Robert Mugabe, 3,112 year old dictator of Zimbabwe, just won the Confucius Peace Prize, a.k.a. “China’s Nobel Peace Prize”, for his contributions to “African peace”. Because “peace” is definitely the thing you get from 28 years of systematic repression, political violence, and torture. (h/t: Milli. Thanks Milli!)

Jina Moore, a.k.a. “Lady Issues Reporter Extraordinary and Plenipotentiary”, found clear evidence that refugee women and children are being sexually assaulted and exploited as they journey across Europe, despite official denials. (Today the UN High Commission for Refugees changed its tune, admitting that refugee children face “heightened risk of violence and abuse, including sexual violence”.)

And the New York Times, a.k.a. “Somehow Still the Paper of Record”, decided to survey its readers on whether they would go back in time and murder baby Hitler. (42% said yes.)

So it’s pretty much been business as usual.

Panel Discussion on Transitional Justice in Sri Lanka

Are you in the Bay Area and interested in hearing about recent developments in Sri Lanka?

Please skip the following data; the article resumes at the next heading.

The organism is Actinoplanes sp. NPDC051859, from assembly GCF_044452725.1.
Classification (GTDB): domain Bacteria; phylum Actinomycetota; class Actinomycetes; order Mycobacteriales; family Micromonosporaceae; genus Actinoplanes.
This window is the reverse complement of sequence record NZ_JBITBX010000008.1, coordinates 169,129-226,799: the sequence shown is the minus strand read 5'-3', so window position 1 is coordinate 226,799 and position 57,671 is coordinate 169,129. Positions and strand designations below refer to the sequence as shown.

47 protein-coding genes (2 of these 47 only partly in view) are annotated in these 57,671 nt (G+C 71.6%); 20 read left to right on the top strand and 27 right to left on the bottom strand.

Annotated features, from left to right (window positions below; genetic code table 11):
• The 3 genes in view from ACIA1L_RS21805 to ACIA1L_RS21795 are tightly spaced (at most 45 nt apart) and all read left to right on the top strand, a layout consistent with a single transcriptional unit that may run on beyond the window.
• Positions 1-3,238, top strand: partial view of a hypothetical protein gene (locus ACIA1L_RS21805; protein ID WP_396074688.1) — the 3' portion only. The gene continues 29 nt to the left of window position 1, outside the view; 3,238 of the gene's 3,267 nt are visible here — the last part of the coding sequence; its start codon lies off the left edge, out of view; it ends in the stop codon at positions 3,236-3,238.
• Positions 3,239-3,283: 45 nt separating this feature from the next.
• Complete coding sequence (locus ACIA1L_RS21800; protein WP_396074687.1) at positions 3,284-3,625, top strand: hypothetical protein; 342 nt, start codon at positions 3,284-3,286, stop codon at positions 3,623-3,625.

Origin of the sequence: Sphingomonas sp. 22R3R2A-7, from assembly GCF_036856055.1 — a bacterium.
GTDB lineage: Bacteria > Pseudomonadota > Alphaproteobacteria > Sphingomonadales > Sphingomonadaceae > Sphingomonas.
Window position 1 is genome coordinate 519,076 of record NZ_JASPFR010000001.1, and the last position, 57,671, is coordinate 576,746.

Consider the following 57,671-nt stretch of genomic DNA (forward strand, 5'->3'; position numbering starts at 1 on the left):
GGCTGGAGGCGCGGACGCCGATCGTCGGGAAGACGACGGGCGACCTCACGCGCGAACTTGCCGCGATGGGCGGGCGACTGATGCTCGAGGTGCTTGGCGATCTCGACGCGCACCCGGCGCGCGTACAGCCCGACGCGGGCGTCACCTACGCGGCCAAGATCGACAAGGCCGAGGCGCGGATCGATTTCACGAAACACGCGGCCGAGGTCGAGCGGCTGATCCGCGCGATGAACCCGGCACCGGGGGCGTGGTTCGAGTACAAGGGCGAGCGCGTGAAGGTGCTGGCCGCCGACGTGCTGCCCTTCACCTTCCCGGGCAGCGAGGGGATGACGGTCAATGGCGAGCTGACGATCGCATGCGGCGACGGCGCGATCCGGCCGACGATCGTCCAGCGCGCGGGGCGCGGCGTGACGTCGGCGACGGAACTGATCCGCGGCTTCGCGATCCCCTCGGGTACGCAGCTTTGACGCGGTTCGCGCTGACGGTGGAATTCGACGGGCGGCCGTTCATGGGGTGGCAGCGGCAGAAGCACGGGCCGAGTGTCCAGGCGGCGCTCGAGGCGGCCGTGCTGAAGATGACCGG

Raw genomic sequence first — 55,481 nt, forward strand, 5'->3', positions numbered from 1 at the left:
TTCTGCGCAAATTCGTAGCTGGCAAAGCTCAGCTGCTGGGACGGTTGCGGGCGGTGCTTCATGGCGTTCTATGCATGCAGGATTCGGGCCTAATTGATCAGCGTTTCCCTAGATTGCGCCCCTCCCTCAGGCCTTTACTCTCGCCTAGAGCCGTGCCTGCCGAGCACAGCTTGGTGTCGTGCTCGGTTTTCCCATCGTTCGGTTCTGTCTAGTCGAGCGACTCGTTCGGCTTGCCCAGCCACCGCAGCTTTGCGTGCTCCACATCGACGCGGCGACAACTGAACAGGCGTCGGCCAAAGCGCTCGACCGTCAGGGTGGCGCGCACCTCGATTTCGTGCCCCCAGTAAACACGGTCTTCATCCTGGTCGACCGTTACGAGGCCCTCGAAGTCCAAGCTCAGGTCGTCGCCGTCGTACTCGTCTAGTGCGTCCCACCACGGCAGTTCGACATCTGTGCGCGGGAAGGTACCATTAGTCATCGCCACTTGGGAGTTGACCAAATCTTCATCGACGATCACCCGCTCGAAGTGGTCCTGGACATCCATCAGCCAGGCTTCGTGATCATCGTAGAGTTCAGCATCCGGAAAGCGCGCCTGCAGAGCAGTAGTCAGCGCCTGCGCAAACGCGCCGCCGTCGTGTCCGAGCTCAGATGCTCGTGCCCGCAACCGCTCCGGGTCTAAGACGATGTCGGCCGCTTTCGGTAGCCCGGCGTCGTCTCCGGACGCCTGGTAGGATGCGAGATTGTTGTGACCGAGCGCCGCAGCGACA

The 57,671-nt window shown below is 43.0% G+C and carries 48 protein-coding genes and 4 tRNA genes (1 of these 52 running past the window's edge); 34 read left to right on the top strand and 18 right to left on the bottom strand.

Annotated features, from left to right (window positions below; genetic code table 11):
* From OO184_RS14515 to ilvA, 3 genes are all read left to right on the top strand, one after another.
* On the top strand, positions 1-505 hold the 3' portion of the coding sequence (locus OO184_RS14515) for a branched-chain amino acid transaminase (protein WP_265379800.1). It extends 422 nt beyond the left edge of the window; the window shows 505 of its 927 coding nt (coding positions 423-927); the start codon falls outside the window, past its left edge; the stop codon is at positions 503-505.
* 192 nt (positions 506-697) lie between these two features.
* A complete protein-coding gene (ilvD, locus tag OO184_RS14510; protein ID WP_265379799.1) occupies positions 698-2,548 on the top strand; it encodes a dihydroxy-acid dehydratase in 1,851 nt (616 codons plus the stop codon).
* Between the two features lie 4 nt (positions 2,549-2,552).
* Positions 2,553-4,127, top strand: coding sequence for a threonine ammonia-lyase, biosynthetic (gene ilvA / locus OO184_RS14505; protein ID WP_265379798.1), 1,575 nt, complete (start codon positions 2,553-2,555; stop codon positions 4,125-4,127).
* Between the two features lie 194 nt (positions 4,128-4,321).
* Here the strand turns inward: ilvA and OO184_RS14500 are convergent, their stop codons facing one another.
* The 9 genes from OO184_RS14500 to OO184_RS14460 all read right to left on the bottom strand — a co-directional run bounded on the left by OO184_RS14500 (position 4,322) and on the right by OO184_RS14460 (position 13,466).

If so, good news!

I’ll be speaking on a panel at Stanford next Thursday (10/29) along with Bhavani Fonseka and Beth Van Schaack. We’ll be discussing the prospects for transitional justice, and I have it on good authority there’ll be chocolate chip cookies…

Sri Lanka panel 10.29

Fighting the Patriarchy with Math

How many times have you walked into what sounded like an interesting panel on international security, or African politics, or even women’s rights only to be confronted with a row of white dudes in basically-identical suit jackets? (If your day-to-day doesn’t involve attending a lot of panel discussions, you’ve clearly made better life choices than I have. Please don’t rub it in.)

It’s not that white men can’t have opinions worth hearing on these subjects; it just seems unlikely that they would have ALL of the opinions worth hearing. Or that a random draw of folks-with-worthwhile-opinions would yield a homogenous panel.

A recent analysis by a Genuine Math Person reveals just how unlikely it is.

Mathematician Greg Martin ran some probability calculations for his own field, based on the (likely conservative) estimate that women make up 24% of research mathematicians. He found that the odds that a 20 person speakers’ list would have one or fewer women are just over 3%, while the odds that it would have five or more women (i.e. over-representing their population share) are about 54%.

In other words, it is approximately 18 times more likely that women would be over-represented than absent (or virtually absent). For fields with greater female participation than mathematics, the odds are even starker. And, as Martin explains in this Atlantic interview, the obvious conclusion is that homogenous panels cannot be the result of random chance.

In his own words: “any such conference without any female speakers must have come into being in a system that does not treat gender fairly.”